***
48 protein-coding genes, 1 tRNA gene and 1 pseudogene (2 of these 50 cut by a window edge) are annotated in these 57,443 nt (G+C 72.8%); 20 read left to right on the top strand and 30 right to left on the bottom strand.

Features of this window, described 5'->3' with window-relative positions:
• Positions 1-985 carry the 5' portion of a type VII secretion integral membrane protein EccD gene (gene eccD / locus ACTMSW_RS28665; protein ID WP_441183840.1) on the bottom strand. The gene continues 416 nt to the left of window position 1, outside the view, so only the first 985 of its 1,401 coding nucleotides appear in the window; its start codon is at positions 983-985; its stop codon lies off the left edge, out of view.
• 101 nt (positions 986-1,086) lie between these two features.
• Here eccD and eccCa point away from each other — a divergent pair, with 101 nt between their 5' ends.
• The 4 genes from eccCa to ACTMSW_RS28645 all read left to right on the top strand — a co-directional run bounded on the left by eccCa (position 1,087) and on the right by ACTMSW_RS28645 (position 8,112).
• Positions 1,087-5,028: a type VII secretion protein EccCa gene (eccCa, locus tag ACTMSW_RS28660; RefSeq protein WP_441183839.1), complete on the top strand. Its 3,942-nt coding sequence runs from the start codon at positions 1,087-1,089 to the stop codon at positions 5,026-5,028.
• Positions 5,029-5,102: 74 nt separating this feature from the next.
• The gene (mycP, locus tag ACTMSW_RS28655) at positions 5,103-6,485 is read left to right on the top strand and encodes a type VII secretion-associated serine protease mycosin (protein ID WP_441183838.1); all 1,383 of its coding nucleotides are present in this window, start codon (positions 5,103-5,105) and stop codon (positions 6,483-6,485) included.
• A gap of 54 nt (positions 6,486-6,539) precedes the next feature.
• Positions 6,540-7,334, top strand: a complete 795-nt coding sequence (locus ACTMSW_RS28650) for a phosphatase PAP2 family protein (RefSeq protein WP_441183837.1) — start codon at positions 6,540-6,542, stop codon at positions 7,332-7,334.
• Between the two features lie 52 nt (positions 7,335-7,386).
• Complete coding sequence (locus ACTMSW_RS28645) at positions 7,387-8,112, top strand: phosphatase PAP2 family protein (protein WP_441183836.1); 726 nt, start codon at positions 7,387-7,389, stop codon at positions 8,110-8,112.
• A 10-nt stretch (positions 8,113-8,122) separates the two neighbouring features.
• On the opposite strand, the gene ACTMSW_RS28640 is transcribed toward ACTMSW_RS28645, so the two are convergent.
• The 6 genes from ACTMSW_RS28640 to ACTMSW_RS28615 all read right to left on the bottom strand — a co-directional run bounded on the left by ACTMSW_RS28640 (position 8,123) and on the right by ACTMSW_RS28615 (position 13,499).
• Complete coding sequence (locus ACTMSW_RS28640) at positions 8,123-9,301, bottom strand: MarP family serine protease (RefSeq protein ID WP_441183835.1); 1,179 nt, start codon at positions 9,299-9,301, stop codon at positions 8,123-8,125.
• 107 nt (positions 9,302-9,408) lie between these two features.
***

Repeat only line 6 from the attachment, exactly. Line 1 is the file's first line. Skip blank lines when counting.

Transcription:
• The 4 genes from eccCa to ACTMSW_RS28645 all read left to right on the top strand — a co-directional run bounded on the left by eccCa (position 1,087) and on the right by ACTMSW_RS28645 (position 8,112).